What would you cite to defend the US government's decision to move the Japanese inland during WWII?
As with the previous post, I am not sure that there is anything that could be cited to defend such a move. Being a leader that would advocate relocation and internment, the war clause of the Constitution does give the executive branch more power in making and enforcing the laws in the name of national security. If I were able to use hindsight to support, I would cite the fact that the attack on Pearl Harbor might have necessitated greater security measures in order to ensure that a second and more lethal attack would not happen. In the end, the only analysis that one could cite would be the premise that during war, the central authority of the state must be maintained in order to ensure a chain of command present.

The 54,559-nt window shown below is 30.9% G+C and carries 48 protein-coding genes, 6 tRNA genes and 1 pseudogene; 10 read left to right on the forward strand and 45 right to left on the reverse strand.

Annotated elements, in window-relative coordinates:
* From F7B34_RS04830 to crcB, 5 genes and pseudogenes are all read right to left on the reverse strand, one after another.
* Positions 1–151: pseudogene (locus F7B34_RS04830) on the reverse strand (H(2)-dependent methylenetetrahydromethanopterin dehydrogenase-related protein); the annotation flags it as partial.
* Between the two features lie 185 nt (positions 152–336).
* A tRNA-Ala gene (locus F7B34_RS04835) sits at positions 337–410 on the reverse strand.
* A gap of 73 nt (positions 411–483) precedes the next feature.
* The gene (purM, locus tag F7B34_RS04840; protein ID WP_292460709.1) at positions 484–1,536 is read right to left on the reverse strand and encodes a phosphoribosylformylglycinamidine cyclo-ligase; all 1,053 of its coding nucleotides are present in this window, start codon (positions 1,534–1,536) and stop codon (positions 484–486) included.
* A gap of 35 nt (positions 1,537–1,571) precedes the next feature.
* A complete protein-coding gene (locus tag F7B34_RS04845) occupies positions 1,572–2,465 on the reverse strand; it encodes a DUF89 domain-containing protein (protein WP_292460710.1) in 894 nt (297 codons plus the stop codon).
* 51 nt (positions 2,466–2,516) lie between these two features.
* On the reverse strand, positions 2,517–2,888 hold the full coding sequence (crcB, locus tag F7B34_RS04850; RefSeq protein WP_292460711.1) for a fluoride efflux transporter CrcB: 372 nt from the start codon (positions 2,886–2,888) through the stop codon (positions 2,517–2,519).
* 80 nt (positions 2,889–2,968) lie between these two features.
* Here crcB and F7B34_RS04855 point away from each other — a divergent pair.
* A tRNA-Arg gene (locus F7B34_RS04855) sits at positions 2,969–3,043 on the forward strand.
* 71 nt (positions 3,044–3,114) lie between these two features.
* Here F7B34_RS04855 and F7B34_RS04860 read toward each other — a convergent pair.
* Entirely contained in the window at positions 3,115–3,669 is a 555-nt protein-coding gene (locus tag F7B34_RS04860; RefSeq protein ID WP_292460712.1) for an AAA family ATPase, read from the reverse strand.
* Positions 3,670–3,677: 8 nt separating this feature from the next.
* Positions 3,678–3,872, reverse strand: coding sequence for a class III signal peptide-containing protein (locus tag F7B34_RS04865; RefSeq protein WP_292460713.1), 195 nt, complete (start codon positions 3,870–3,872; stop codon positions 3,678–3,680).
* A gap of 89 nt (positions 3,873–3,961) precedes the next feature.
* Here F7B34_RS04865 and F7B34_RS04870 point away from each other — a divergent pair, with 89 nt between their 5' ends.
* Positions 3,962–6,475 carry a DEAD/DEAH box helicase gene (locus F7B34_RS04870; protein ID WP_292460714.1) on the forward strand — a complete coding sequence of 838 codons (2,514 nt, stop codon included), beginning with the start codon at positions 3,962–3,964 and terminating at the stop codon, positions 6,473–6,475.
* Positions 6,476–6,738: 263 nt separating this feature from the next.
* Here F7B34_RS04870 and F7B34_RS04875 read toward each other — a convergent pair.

I would not be able to cite any actual factual evidence, because there is no evidence that any Japanese-Americans actually did spy for Japan. However, I think you can make a very compelling argument that early 1942 was no time to be taking chances.
At that point in the war, the US was losing badly. They had been surprised by the attack on Pearl Harbor. Because of these two things, they would have been worried and they would have been unsure as to what might happen next.
From our vantage point nowadays, we can see that the Japanese-Americans had not done anything and that Japan had not intention of invading the US. But how were the Americans to know that at the time?